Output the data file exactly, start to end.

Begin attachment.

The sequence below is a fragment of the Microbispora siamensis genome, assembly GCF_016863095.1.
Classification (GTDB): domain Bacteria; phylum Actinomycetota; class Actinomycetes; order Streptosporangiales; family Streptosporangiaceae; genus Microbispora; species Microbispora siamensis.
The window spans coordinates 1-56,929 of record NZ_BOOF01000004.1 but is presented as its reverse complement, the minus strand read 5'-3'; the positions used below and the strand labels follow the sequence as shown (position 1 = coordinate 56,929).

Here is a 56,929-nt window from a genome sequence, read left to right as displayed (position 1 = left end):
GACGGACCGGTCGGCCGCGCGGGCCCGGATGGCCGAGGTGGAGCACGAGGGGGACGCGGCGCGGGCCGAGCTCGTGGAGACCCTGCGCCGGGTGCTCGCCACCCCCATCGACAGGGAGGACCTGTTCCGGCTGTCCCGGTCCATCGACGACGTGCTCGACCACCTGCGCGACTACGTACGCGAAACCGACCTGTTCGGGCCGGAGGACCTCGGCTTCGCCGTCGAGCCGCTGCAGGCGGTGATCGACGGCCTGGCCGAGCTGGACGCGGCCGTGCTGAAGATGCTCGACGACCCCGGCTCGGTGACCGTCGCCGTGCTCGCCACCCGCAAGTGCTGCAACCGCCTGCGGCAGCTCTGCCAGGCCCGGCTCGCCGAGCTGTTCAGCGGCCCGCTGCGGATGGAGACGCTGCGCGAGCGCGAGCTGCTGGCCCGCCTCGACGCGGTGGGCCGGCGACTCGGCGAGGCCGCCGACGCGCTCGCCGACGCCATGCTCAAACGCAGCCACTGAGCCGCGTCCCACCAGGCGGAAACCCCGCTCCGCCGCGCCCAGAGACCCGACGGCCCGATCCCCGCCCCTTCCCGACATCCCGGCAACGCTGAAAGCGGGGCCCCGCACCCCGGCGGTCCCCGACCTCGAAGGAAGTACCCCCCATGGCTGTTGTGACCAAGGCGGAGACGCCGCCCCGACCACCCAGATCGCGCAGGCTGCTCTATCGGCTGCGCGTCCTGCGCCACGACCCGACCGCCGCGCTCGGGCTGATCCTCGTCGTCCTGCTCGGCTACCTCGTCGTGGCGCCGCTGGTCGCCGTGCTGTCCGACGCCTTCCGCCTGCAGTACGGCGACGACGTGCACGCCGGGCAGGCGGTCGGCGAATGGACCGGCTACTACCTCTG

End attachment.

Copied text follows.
The sequence below is a fragment of the Microbispora siamensis genome, assembly GCF_016863095.1.
Classification (GTDB): domain Bacteria; phylum Actinomycetota; class Actinomycetes; order Streptosporangiales; family Streptosporangiaceae; genus Microbispora; species Microbispora siamensis.
The window spans coordinates 1-56,929 of record NZ_BOOF01000004.1 but is presented as its reverse complement, the minus strand read 5'-3'; the positions used below and the strand labels follow the sequence as shown (position 1 = coordinate 56,929).

Here is a 56,929-nt window from a genome sequence, read left to right as displayed (position 1 = left end):
GACGGACCGGTCGGCCGCGCGGGCCCGGATGGCCGAGGTGGAGCACGAGGGGGACGCGGCGCGGGCCGAGCTCGTGGAGACCCTGCGCCGGGTGCTCGCCACCCCCATCGACAGGGAGGACCTGTTCCGGCTGTCCCGGTCCATCGACGACGTGCTCGACCACCTGCGCGACTACGTACGCGAAACCGACCTGTTCGGGCCGGAGGACCTCGGCTTCGCCGTCGAGCCGCTGCAGGCGGTGATCGACGGCCTGGCCGAGCTGGACGCGGCCGTGCTGAAGATGCTCGACGACCCCGGCTCGGTGACCGTCGCCGTGCTCGCCACCCGCAAGTGCTGCAACCGCCTGCGGCAGCTCTGCCAGGCCCGGCTCGCCGAGCTGTTCAGCGGCCCGCTGCGGATGGAGACGCTGCGCGAGCGCGAGCTGCTGGCCCGCCTCGACGCGGTGGGCCGGCGACTCGGCGAGGCCGCCGACGCGCTCGCCGACGCCATGCTCAAACGCAGCCACTGAGCCGCGTCCCACCAGGCGGAAACCCCGCTCCGCCGCGCCCAGAGACCCGACGGCCCGATCCCCGCCCCTTCCCGACATCCCGGCAACGCTGAAAGCGGGGCCCCGCACCCCGGCGGTCCCCGACCTCGAAGGAAGTACCCCCCATGGCTGTTGTGACCAAGGCGGAGACGCCGCCCCGACCACCCAGATCGCGCAGGCTGCTCTATCGGCTGCGCGTCCTGCGCCACGACCCGACCGCCGCGCTCGGGCTGATCCTCGTCGTCCTGCTCGGCTACCTCGTCGTGGCGCCGCTGGTCGCCGTGCTGTCCGACGCCTTCCGCCTGCAGTACGGCGACGACGTGCACGCCGGGCAGGCGGTCGGCGAATGGACCGGCTACTACCTCTG